[FOM] Simple historical question

Roger Bishop Jones rbj at rbjones.com
Sun Jul 22 04:20:32 EDT 2007

On Friday 20 July 2007 19:09, H. Enderton wrote:

> As for your pedagogical point, I quite agree.  Now that we have a robust
> theory of computability, I think we can say that the heart of Goedel's
> first incompleteness theorem lies in the fact that true arithmetic is
> not computably enumerable.  Of course, in 1931 the computability
> concepts were unavailable.

We had a thread about this a while ago "Disproving Godel's explanation of 
incompleteness" when I read that:

> > Godel believed that:
> >
> > (A).  The truth predicate of a language cannot be defined in
> > that language.
> >
> > and
> >
> > (B).  That (A) explains the incompleteness of arithmetic.

My inclination, contra Goedel, was that "the true reason" is more plausibly 
that arithmetic truth is not recursively enumerable, and that his argument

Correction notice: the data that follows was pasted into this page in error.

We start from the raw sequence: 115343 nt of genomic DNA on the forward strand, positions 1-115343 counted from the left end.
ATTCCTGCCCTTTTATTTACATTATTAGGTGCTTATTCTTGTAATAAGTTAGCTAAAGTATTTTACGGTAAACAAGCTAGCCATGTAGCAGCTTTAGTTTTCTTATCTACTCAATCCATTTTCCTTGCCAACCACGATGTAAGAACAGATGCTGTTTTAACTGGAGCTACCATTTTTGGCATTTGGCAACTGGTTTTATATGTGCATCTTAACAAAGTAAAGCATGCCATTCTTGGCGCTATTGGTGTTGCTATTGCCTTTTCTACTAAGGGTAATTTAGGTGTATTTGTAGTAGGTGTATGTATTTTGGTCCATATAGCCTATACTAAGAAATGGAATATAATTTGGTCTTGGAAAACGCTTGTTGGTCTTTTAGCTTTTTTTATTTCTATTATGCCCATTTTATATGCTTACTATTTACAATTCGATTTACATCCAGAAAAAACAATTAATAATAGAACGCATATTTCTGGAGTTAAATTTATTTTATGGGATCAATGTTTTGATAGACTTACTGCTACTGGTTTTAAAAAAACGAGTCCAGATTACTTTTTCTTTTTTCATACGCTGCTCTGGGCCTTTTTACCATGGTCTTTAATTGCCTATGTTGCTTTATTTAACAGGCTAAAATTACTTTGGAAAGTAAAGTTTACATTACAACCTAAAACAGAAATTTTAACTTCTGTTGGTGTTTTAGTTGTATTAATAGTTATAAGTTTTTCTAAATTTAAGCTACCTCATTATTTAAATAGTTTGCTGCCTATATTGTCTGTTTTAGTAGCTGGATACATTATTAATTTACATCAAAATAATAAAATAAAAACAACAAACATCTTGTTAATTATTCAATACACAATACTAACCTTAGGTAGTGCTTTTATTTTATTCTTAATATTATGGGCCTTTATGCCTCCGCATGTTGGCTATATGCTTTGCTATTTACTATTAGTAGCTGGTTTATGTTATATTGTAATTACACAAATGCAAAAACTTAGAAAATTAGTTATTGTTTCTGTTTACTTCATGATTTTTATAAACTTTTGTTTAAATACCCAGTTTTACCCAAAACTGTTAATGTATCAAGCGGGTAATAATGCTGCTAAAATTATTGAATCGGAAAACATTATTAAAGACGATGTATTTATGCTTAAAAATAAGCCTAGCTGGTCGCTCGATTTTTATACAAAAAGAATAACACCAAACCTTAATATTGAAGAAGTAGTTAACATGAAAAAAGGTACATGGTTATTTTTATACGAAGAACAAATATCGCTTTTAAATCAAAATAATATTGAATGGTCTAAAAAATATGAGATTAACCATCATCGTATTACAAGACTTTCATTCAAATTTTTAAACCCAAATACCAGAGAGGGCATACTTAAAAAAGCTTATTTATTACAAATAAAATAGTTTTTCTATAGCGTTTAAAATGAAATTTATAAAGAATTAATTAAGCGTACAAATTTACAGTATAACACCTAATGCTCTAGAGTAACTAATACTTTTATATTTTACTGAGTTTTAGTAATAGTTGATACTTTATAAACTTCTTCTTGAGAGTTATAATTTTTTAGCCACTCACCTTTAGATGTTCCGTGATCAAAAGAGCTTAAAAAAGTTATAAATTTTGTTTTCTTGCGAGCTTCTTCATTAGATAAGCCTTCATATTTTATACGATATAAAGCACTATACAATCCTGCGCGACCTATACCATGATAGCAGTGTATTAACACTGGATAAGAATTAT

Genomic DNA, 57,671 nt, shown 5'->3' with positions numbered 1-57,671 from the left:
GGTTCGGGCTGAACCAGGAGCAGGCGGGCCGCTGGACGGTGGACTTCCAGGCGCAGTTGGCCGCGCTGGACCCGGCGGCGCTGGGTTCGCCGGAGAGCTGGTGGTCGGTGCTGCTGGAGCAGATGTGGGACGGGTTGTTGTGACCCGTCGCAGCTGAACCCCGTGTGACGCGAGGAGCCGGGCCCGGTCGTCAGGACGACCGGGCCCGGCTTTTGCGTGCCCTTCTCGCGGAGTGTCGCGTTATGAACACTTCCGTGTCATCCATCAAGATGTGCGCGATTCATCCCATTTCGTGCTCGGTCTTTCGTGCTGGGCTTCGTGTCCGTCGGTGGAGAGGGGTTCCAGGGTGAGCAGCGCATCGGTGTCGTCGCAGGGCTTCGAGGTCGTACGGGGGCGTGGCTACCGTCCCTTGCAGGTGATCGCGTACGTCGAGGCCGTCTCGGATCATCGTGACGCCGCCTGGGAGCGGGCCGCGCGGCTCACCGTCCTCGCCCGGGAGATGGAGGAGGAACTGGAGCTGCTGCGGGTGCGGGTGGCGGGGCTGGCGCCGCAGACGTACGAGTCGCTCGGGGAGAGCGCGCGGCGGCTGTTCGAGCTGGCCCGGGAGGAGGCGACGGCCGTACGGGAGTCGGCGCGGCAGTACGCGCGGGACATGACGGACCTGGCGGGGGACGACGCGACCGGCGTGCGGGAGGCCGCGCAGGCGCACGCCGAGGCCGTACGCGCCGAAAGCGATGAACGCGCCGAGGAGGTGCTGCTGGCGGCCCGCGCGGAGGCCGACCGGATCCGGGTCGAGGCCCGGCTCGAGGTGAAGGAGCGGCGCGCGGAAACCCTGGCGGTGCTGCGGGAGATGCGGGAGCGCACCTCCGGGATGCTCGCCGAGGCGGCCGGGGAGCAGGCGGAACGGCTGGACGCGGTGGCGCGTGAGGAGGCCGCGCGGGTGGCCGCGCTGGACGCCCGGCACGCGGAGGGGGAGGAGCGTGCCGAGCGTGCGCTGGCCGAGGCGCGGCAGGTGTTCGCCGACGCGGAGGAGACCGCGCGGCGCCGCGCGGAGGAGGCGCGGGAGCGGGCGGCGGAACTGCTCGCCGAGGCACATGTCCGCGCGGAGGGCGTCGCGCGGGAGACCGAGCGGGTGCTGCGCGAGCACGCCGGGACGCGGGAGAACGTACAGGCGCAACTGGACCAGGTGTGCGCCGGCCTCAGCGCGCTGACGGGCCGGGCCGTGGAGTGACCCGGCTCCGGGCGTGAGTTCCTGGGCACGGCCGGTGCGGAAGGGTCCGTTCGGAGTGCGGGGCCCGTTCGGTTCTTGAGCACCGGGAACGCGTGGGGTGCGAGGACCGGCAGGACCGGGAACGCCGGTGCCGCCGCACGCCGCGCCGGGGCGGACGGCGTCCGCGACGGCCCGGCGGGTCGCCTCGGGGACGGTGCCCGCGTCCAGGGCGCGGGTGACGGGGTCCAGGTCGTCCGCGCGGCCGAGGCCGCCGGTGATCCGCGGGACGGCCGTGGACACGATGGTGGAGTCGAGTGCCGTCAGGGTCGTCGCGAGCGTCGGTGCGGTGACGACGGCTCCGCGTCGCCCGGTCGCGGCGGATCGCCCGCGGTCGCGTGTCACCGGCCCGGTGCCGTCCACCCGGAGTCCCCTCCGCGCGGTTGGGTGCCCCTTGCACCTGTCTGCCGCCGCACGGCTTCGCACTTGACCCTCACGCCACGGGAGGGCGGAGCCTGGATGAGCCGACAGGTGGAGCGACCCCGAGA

was unsound because premise A is false.

However, a vigorous defence was mounted.
If A is moderated to "arithmetic truth is not arithmetically definable", 
then the argument is sound, and can be generalised to give stronger 
negative results than that arithmetic truth is not recursively enumerable.

Apparently Godel's discovery of the theorem came via an anticiparion of 
Tarski's result on definability, and the publication as an incompleteness 
result happened because Godel wanted to avoid a result which involved 
semantics (a new and controversial topic).

Roger Jones

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